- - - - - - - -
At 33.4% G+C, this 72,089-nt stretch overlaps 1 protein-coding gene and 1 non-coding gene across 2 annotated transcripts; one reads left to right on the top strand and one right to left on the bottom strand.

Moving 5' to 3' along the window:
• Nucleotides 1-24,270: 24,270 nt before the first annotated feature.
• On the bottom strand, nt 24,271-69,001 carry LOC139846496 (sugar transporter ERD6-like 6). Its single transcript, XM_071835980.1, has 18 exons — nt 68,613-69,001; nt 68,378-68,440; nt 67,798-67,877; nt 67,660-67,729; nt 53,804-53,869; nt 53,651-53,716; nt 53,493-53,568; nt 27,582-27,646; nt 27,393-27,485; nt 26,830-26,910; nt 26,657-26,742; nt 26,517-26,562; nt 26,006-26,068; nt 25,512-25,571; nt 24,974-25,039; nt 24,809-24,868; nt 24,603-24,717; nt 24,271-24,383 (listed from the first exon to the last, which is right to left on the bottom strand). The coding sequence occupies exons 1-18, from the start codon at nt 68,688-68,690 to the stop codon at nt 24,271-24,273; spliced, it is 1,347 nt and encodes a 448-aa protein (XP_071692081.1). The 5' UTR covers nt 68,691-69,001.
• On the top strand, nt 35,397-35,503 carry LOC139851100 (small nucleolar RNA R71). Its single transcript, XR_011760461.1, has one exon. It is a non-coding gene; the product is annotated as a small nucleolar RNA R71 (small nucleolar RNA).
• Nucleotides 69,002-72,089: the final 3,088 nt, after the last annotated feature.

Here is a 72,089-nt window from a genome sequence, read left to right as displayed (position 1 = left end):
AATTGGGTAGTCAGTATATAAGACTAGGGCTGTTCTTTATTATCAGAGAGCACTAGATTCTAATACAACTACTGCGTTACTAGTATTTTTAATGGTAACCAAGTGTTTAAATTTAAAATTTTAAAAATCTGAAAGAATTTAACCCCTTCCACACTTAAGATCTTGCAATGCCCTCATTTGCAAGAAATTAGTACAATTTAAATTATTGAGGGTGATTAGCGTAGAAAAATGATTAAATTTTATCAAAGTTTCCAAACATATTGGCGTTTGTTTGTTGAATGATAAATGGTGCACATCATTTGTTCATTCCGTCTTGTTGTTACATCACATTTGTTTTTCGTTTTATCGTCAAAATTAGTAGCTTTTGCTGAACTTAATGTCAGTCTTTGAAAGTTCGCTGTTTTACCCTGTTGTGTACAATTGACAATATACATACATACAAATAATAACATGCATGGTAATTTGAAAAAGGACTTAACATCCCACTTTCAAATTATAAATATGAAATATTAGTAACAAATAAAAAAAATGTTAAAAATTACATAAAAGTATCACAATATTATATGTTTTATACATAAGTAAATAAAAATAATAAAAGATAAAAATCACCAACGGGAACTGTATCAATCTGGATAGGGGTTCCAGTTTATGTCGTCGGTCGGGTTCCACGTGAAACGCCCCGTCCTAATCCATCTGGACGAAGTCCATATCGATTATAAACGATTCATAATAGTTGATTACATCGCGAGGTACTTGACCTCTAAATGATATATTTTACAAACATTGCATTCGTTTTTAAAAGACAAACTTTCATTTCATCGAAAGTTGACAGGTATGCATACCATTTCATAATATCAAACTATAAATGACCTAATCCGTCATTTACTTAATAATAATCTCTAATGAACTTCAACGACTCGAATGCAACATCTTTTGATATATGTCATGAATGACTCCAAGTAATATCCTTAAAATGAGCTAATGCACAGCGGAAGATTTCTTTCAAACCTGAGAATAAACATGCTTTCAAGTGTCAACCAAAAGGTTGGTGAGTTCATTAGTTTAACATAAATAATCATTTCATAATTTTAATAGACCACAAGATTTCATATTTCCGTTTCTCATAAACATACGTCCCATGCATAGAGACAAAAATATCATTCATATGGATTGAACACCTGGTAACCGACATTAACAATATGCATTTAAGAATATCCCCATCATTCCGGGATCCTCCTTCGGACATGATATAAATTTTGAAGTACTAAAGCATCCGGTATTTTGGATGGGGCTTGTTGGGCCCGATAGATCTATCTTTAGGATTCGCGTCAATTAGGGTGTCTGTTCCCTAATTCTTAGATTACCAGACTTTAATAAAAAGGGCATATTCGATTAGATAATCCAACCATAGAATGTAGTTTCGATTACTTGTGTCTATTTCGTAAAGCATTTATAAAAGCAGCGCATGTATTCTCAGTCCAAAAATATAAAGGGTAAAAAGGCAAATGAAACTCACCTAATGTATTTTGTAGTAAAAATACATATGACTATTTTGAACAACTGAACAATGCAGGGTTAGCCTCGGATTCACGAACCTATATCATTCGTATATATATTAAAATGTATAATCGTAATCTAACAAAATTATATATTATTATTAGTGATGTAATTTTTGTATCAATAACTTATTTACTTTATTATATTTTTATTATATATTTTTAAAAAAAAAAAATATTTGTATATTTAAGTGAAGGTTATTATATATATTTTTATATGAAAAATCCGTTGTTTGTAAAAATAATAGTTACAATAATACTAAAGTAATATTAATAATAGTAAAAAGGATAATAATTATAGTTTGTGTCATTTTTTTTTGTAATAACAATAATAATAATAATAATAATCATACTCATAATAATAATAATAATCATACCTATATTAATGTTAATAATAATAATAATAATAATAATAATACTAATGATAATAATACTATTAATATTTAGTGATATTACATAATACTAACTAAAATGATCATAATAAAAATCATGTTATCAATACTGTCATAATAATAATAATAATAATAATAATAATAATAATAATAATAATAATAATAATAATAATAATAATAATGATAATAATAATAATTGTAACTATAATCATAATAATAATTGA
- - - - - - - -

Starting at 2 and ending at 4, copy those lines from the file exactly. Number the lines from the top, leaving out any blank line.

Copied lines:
Moving 5' to 3' along the window:
• Nucleotides 1-24,270: 24,270 nt before the first annotated feature.
• On the bottom strand, nt 24,271-69,001 carry LOC139846496 (sugar transporter ERD6-like 6). Its single transcript, XM_071835980.1, has 18 exons — nt 68,613-69,001; nt 68,378-68,440; nt 67,798-67,877; nt 67,660-67,729; nt 53,804-53,869; nt 53,651-53,716; nt 53,493-53,568; nt 27,582-27,646; nt 27,393-27,485; nt 26,830-26,910; nt 26,657-26,742; nt 26,517-26,562; nt 26,006-26,068; nt 25,512-25,571; nt 24,974-25,039; nt 24,809-24,868; nt 24,603-24,717; nt 24,271-24,383 (listed from the first exon to the last, which is right to left on the bottom strand). The coding sequence occupies exons 1-18, from the start codon at nt 68,688-68,690 to the stop codon at nt 24,271-24,273; spliced, it is 1,347 nt and encodes a 448-aa protein (XP_071692081.1). The 5' UTR covers nt 68,691-69,001.